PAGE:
ALBUQUERQUE – Calling it “a new beginning” for a city marked by police shootings and angry protests, Albuquerque officials signed an agreement Monday with the U.S. Justice Department aimed at overhauling the city’s troubled police department.
Mayor Richard Berry and Police Chief Gorden Eden both gave their signatures to the blueprint during a signing ceremony, marking the city’s formal entry into a deal that calls for new training and protocols for investigating officer shootings. It also calls for the agency to dismantle some troubled units.
A federal monitor will be chosen to keep tabs on whether the department is following the agreement.
“This is an agreement that I think is good for our community and our police department,” Berry said. “It was built after a number of years ... decades for some.”
The signed blueprint now goes before a federal judge, who is expected to give final approval next month, Berry said.
The City Council voted unanimously last week to approve the broad-ranging blueprint.
“People may see this as the end,” Eden said. “In fact, this is a beginning. It’s new beginning for the Albuquerque Police Department.”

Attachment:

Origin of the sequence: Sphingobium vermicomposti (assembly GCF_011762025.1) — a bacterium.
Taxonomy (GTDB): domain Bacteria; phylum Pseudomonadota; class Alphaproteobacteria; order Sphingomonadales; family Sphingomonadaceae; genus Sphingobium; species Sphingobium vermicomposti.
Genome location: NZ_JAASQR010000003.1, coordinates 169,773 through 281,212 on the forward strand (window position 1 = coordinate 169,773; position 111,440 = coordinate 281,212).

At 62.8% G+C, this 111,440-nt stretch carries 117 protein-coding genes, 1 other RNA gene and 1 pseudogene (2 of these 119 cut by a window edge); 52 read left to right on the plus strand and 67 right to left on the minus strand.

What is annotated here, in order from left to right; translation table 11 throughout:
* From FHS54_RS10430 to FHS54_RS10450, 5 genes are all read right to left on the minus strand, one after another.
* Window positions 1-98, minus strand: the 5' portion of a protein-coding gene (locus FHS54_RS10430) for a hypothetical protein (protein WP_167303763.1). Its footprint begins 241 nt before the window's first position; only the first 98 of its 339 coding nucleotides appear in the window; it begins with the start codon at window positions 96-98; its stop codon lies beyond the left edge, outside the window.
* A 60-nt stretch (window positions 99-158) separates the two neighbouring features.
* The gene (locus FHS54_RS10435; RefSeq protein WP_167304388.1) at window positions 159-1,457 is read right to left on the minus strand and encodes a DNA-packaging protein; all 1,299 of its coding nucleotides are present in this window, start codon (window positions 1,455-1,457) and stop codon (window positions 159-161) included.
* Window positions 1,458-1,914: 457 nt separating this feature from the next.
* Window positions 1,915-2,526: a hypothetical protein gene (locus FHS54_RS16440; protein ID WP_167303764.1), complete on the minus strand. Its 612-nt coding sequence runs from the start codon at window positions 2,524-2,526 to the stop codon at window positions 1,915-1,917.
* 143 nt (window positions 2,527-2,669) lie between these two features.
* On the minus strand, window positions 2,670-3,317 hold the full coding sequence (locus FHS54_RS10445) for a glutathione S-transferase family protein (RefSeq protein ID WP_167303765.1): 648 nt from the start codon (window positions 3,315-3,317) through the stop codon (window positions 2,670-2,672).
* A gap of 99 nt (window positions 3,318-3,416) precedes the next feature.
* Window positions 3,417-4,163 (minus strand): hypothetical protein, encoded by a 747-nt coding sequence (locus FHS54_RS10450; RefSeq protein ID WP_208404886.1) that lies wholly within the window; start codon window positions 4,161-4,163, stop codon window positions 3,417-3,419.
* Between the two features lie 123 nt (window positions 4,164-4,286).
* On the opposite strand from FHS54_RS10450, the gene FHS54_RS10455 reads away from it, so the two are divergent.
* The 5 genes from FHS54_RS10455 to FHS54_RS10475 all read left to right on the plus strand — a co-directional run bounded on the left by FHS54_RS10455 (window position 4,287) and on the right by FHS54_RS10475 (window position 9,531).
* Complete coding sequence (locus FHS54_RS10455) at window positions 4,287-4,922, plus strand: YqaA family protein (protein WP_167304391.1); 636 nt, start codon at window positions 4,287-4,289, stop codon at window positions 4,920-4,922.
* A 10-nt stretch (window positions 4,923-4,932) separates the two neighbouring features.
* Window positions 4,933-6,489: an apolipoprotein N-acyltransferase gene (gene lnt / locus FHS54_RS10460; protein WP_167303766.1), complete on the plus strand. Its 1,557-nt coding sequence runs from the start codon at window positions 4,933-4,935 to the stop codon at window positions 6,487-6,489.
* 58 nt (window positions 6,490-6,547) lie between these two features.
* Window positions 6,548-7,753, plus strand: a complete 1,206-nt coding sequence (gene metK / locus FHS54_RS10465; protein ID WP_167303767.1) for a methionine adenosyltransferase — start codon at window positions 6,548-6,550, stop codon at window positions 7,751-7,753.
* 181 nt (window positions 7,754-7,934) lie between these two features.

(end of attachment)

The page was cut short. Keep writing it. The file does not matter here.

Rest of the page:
The agreement comes after months of negotiations between city representatives and the Justice Department following a harsh report over the use of force by Albuquerque police. The agency also had been under scrutiny for more than 40 police shootings since 2010, including the March police shooting of homeless camper James Boyd.
The Boyd shooting, caught by a helmet camera, generated angry protests around the city and forced authorities to use tear gas on demonstrators. A video, which bore the logo of the computer hacking collective Anonymous, warned of a cyberattack on city websites and called for a protest.
City officials reported a cyberattack on its websites shortly after the video threat.
“It’s been one of the more rigorous years for me as a mayor,” Berry said. “It made for a lot of extra midnights.”
The families of those fatally shot by Albuquerque police have so far given the city high marks for signing the agreement.
Still, some advocates said the agreement doesn’t go far enough at reforming the agency. They wanted tough sanctions.
Berry said he understood their concerns but he believed that officials “struck a balance” between listening to concerns of critics and caring for officers patrolling the streets.